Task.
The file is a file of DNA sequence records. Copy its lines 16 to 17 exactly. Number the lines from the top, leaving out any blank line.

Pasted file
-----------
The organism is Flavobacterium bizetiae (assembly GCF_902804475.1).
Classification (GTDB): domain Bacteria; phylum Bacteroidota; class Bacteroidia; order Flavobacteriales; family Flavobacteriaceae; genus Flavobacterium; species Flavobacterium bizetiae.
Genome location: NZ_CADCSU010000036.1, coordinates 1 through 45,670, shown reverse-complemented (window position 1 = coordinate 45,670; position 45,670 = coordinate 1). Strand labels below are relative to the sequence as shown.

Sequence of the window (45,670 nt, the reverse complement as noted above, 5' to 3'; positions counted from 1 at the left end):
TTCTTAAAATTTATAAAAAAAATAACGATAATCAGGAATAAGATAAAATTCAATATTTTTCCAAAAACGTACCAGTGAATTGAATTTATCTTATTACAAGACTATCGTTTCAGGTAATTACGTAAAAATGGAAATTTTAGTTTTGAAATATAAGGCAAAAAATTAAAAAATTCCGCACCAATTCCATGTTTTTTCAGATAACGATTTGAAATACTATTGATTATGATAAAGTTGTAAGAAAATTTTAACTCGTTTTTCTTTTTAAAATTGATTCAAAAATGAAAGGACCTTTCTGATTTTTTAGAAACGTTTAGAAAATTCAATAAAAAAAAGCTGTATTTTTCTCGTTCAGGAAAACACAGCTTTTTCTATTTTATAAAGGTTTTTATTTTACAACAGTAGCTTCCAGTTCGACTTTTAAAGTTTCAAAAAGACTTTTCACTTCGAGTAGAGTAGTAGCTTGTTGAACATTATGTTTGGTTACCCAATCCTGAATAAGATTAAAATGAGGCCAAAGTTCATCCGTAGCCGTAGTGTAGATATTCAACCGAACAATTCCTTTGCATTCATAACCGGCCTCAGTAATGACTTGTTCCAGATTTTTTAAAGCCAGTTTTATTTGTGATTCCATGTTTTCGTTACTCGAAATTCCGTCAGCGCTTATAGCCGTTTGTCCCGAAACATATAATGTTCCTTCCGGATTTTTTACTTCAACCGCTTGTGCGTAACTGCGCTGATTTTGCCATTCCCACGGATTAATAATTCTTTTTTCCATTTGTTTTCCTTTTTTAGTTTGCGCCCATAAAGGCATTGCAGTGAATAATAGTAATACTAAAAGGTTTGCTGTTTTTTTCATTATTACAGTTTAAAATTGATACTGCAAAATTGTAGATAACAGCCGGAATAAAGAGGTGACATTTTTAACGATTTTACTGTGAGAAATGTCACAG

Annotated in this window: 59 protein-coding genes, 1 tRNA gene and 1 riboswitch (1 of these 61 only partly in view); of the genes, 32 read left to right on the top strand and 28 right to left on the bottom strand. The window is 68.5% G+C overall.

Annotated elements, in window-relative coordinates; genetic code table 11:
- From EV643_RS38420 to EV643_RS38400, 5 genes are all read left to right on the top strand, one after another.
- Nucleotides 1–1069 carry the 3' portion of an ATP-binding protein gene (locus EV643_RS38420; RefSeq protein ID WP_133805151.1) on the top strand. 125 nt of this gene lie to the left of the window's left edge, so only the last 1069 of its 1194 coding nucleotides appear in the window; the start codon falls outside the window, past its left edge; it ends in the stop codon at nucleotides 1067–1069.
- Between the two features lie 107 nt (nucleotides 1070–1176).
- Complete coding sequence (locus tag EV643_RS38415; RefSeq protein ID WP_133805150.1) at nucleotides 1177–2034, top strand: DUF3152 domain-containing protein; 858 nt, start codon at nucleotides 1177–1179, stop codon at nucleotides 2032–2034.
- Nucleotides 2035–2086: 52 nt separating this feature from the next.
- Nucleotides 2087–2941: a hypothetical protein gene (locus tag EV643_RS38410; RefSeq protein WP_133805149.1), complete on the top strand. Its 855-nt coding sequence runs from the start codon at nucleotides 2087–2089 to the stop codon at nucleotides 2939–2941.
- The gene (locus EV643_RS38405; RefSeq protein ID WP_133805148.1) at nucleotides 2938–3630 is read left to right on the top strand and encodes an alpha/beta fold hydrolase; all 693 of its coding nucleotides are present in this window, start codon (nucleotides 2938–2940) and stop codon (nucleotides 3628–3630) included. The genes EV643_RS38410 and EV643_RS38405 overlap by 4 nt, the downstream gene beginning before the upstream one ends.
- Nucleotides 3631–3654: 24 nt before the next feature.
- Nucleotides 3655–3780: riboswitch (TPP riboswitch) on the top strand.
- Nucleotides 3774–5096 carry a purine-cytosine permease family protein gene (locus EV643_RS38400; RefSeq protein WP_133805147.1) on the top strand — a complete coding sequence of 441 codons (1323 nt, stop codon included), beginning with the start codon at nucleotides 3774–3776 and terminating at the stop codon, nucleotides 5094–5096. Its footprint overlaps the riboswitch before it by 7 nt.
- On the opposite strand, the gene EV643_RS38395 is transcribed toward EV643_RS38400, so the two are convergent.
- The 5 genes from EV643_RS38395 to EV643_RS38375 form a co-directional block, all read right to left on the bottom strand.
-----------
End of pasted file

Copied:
- Nucleotides 3655–3780: riboswitch (TPP riboswitch) on the top strand.
- Nucleotides 3774–5096 carry a purine-cytosine permease family protein gene (locus EV643_RS38400; RefSeq protein WP_133805147.1) on the top strand — a complete coding sequence of 441 codons (1323 nt, stop codon included), beginning with the start codon at nucleotides 3774–3776 and terminating at the stop codon, nucleotides 5094–5096. Its footprint overlaps the riboswitch before it by 7 nt.